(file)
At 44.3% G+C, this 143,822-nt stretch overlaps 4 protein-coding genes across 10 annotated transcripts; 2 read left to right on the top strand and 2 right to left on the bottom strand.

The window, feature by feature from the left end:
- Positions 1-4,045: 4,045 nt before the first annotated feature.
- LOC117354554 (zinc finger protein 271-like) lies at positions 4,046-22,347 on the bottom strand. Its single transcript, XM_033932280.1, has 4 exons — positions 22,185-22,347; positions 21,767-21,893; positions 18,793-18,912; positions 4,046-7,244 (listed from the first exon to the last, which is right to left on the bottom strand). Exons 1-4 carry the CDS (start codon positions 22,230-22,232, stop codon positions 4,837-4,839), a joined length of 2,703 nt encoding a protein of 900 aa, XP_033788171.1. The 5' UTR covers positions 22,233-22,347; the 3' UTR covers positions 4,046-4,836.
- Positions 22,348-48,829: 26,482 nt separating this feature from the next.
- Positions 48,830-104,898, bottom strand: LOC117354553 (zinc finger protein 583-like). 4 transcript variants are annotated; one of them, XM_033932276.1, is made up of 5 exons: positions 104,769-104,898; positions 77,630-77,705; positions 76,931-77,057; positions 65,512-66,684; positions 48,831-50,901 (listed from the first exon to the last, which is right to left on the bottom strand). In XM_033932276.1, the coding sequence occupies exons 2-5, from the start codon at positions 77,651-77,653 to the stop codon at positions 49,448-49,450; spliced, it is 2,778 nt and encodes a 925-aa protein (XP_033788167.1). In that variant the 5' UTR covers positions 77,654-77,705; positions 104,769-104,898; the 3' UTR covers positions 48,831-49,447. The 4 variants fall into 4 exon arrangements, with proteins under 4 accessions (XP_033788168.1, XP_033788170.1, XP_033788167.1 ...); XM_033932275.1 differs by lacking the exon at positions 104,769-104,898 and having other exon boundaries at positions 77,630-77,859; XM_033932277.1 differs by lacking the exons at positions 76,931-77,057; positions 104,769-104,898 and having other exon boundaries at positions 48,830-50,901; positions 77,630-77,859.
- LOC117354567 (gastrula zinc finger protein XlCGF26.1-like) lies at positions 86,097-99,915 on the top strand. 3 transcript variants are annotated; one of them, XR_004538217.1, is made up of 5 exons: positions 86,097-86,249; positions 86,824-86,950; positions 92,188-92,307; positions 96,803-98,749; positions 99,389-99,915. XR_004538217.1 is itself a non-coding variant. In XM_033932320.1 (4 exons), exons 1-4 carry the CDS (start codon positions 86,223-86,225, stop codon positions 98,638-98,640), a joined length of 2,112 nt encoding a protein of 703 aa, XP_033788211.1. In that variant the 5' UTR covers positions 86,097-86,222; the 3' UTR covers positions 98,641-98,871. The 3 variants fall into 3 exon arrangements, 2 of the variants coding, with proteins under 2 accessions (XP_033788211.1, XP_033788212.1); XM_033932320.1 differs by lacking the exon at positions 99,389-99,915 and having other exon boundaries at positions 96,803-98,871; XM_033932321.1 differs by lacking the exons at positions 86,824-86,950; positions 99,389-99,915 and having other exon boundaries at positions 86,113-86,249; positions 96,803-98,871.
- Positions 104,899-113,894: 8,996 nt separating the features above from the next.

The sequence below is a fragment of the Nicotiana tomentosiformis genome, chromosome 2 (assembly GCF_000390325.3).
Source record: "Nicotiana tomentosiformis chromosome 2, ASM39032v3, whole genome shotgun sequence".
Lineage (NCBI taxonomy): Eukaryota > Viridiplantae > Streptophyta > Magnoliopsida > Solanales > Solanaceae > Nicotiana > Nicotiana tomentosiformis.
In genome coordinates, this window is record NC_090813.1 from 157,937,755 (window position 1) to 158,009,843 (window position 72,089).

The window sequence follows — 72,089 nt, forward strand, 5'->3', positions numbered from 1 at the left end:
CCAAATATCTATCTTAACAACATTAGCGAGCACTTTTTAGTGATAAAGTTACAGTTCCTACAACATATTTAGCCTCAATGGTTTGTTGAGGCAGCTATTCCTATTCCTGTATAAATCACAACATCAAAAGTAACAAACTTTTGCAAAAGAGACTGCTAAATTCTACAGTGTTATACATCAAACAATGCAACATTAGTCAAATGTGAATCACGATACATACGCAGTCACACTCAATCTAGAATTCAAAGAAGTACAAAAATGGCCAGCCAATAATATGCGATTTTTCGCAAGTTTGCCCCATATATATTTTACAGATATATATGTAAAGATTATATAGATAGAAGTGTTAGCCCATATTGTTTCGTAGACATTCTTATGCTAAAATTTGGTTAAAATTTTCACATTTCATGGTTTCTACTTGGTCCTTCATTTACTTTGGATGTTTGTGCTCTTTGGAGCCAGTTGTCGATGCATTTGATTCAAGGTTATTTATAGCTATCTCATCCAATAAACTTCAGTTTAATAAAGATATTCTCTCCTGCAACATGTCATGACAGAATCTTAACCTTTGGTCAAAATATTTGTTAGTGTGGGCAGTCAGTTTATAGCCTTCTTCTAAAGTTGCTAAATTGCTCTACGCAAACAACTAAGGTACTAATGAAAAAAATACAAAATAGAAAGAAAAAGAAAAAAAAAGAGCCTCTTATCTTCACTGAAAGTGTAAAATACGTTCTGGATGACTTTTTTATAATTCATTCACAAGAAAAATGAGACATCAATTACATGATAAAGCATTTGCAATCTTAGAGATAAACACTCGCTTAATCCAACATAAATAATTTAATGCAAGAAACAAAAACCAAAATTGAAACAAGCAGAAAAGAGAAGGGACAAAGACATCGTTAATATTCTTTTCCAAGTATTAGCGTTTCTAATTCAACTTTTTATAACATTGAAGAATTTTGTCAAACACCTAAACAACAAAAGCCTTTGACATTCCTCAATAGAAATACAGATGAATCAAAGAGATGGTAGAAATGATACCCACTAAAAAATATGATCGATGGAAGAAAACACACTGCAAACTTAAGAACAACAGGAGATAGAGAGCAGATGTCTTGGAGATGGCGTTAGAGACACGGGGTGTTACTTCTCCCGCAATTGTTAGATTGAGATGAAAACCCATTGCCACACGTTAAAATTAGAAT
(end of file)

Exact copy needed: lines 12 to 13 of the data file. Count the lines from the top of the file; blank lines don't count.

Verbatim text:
In genome coordinates, this window is record NC_090813.1 from 157,937,755 (window position 1) to 158,009,843 (window position 72,089).

The window sequence follows — 72,089 nt, forward strand, 5'->3', positions numbered from 1 at the left end: